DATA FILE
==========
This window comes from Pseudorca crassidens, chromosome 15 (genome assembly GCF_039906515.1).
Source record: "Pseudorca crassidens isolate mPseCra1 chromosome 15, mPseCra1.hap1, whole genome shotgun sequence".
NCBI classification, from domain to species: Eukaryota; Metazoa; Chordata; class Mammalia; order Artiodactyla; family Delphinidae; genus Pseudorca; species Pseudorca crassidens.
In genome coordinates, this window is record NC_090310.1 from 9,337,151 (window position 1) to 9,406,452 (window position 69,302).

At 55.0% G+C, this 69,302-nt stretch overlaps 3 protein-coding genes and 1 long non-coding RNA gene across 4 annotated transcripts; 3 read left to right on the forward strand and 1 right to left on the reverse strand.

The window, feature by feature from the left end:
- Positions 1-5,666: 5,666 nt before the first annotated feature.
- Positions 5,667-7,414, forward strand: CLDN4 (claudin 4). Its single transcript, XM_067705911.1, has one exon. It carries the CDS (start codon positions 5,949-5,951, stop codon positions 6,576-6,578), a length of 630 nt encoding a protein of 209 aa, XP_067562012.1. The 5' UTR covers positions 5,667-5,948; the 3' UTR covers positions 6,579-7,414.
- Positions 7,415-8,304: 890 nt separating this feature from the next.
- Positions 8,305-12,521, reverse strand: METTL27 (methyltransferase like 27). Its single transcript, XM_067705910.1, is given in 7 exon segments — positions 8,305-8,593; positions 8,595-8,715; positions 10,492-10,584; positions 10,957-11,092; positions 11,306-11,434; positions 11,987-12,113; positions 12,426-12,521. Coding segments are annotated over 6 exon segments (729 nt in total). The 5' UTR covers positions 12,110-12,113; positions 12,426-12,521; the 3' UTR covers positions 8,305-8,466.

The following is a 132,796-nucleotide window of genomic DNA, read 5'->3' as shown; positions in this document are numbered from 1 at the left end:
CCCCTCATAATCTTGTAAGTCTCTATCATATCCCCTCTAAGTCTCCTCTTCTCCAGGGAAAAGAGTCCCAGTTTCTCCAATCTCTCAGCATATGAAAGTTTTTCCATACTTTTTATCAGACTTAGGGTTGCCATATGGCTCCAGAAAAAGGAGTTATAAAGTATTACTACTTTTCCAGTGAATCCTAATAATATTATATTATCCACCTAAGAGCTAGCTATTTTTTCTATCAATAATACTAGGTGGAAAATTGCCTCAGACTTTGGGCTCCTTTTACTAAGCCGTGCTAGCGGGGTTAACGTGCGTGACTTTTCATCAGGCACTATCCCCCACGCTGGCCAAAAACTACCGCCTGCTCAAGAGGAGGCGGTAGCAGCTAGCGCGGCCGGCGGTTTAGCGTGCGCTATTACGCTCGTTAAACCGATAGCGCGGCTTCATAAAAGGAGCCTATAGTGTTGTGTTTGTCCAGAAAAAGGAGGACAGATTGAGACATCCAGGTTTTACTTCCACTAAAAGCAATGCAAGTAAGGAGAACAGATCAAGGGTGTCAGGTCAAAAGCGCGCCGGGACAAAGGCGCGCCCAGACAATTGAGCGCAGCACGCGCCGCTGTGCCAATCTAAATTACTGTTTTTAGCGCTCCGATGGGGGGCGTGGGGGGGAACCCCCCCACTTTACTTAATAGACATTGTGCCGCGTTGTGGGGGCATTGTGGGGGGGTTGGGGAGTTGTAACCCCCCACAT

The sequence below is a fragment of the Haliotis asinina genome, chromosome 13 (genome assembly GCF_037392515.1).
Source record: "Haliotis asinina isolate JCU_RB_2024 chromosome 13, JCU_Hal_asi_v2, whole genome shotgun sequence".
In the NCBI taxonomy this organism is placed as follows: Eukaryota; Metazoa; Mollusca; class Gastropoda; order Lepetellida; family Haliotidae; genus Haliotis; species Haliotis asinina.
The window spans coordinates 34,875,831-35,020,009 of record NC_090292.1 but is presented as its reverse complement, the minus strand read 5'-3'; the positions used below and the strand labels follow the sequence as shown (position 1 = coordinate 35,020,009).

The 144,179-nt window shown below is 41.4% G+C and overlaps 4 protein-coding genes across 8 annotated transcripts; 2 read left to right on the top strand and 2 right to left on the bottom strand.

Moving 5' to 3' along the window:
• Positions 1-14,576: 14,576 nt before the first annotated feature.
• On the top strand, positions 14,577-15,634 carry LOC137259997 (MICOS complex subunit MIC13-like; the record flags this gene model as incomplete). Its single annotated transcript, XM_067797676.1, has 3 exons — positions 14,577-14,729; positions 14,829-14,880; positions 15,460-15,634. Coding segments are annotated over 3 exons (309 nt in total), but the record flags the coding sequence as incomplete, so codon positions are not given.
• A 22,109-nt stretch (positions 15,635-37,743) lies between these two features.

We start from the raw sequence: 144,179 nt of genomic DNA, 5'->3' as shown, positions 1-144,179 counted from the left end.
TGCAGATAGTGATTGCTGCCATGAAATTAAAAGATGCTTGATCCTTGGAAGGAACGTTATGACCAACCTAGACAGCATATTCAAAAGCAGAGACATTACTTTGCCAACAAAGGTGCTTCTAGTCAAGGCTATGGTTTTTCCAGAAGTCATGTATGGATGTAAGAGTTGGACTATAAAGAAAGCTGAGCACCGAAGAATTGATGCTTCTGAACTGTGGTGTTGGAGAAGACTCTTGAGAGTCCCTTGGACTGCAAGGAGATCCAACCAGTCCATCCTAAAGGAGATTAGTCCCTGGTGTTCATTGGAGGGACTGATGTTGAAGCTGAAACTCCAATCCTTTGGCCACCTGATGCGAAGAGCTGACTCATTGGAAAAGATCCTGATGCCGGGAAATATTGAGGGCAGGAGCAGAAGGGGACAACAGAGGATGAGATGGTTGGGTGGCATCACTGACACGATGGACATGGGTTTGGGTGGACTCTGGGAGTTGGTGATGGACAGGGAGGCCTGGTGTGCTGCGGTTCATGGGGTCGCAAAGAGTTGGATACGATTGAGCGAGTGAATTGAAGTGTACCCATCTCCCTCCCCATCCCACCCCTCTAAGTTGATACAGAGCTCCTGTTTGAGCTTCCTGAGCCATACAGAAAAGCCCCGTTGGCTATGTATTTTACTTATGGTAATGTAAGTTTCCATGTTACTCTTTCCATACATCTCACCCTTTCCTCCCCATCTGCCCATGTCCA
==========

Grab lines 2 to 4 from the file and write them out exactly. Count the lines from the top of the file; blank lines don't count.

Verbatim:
Source record: "Pseudorca crassidens isolate mPseCra1 chromosome 15, mPseCra1.hap1, whole genome shotgun sequence".
NCBI classification, from domain to species: Eukaryota; Metazoa; Chordata; class Mammalia; order Artiodactyla; family Delphinidae; genus Pseudorca; species Pseudorca crassidens.
In genome coordinates, this window is record NC_090310.1 from 9,337,151 (window position 1) to 9,406,452 (window position 69,302).